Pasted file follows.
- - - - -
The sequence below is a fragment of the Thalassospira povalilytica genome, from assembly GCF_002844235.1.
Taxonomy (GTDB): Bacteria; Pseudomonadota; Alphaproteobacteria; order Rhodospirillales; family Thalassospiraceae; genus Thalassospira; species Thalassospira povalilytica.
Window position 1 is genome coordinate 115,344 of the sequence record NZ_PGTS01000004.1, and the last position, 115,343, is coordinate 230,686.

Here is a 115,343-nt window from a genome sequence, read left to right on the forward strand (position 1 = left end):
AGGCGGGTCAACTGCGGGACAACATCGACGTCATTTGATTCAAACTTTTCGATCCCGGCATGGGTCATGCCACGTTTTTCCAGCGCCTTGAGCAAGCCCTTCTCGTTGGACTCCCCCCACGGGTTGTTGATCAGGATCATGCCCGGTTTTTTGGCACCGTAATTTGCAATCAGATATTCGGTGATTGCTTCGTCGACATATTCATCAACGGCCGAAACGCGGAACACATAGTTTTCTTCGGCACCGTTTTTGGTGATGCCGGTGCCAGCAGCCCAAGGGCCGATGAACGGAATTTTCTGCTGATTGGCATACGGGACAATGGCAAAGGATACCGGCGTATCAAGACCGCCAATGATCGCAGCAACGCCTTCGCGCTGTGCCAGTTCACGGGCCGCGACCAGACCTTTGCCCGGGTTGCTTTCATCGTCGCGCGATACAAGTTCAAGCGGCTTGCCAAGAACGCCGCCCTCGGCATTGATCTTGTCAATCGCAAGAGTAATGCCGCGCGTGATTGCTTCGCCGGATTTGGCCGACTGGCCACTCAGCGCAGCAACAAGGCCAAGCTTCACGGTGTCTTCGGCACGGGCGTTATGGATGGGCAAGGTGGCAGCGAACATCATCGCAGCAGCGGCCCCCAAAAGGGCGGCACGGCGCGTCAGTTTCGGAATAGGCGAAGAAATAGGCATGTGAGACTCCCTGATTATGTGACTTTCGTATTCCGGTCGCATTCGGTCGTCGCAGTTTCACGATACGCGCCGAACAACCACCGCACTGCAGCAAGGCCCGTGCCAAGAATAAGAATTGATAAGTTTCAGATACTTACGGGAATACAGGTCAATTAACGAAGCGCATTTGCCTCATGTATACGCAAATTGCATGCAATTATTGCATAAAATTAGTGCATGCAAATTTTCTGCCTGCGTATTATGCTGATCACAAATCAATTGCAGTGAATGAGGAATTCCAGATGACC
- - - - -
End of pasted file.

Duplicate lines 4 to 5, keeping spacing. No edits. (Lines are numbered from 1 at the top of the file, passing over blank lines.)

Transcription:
Here is a 115,343-nt window from a genome sequence, read left to right on the forward strand (position 1 = left end):
AGGCGGGTCAACTGCGGGACAACATCGACGTCATTTGATTCAAACTTTTCGATCCCGGCATGGGTCATGCCACGTTTTTCCAGCGCCTTGAGCAAGCCCTTCTCGTTGGACTCCCCCCACGGGTTGTTGATCAGGATCATGCCCGGTTTTTTGGCACCGTAATTTGCAATCAGATATTCGGTGATTGCTTCGTCGACATATTCATCAACGGCCGAAACGCGGAACACATAGTTTTCTTCGGCACCGTTTTTGGTGATGCCGGTGCCAGCAGCCCAAGGGCCGATGAACGGAATTTTCTGCTGATTGGCATACGGGACAATGGCAAAGGATACCGGCGTATCAAGACCGCCAATGATCGCAGCAACGCCTTCGCGCTGTGCCAGTTCACGGGCCGCGACCAGACCTTTGCCCGGGTTGCTTTCATCGTCGCGCGATACAAGTTCAAGCGGCTTGCCAAGAACGCCGCCCTCGGCATTGATCTTGTCAATCGCAAGAGTAATGCCGCGCGTGATTGCTTCGCCGGATTTGGCCGACTGGCCACTCAGCGCAGCAACAAGGCCAAGCTTCACGGTGTCTTCGGCACGGGCGTTATGGATGGGCAAGGTGGCAGCGAACATCATCGCAGCAGCGGCCCCCAAAAGGGCGGCACGGCGCGTCAGTTTCGGAATAGGCGAAGAAATAGGCATGTGAGACTCCCTGATTATGTGACTTTCGTATTCCGGTCGCATTCGGTCGTCGCAGTTTCACGATACGCGCCGAACAACCACCGCACTGCAGCAAGGCCCGTGCCAAGAATAAGAATTGATAAGTTTCAGATACTTACGGGAATACAGGTCAATTAACGAAGCGCATTTGCCTCATGTATACGCAAATTGCATGCAATTATTGCATAAAATTAGTGCATGCAAATTTTCTGCCTGCGTATTATGCTGATCACAAATCAATTGCAGTGAATGAGGAATTCCAGATGACC